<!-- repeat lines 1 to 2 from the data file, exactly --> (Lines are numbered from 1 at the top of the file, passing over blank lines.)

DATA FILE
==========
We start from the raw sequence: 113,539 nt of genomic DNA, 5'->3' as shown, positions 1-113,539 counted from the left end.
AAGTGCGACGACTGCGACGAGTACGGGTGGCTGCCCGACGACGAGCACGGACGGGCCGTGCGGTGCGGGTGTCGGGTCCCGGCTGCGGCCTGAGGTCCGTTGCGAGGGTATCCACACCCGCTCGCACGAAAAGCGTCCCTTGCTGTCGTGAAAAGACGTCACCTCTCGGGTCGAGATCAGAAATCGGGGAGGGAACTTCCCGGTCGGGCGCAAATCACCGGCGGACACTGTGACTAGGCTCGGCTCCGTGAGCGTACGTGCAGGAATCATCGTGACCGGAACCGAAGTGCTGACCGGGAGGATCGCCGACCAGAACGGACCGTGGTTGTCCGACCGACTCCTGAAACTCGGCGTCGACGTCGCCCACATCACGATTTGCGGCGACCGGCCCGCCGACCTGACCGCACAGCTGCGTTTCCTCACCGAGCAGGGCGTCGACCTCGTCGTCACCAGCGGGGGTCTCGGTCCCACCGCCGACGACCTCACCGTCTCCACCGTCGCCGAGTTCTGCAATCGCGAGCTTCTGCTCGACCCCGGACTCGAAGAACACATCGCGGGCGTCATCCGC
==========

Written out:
We start from the raw sequence: 113,539 nt of genomic DNA, 5'->3' as shown, positions 1-113,539 counted from the left end.
AAGTGCGACGACTGCGACGAGTACGGGTGGCTGCCCGACGACGAGCACGGACGGGCCGTGCGGTGCGGGTGTCGGGTCCCGGCTGCGGCCTGAGGTCCGTTGCGAGGGTATCCACACCCGCTCGCACGAAAAGCGTCCCTTGCTGTCGTGAAAAGACGTCACCTCTCGGGTCGAGATCAGAAATCGGGGAGGGAACTTCCCGGTCGGGCGCAAATCACCGGCGGACACTGTGACTAGGCTCGGCTCCGTGAGCGTACGTGCAGGAATCATCGTGACCGGAACCGAAGTGCTGACCGGGAGGATCGCCGACCAGAACGGACCGTGGTTGTCCGACCGACTCCTGAAACTCGGCGTCGACGTCGCCCACATCACGATTTGCGGCGACCGGCCCGCCGACCTGACCGCACAGCTGCGTTTCCTCACCGAGCAGGGCGTCGACCTCGTCGTCACCAGCGGGGGTCTCGGTCCCACCGCCGACGACCTCACCGTCTCCACCGTCGCCGAGTTCTGCAATCGCGAGCTTCTGCTCGACCCCGGACTCGAAGAACACATCGCGGGCGTCATCCGC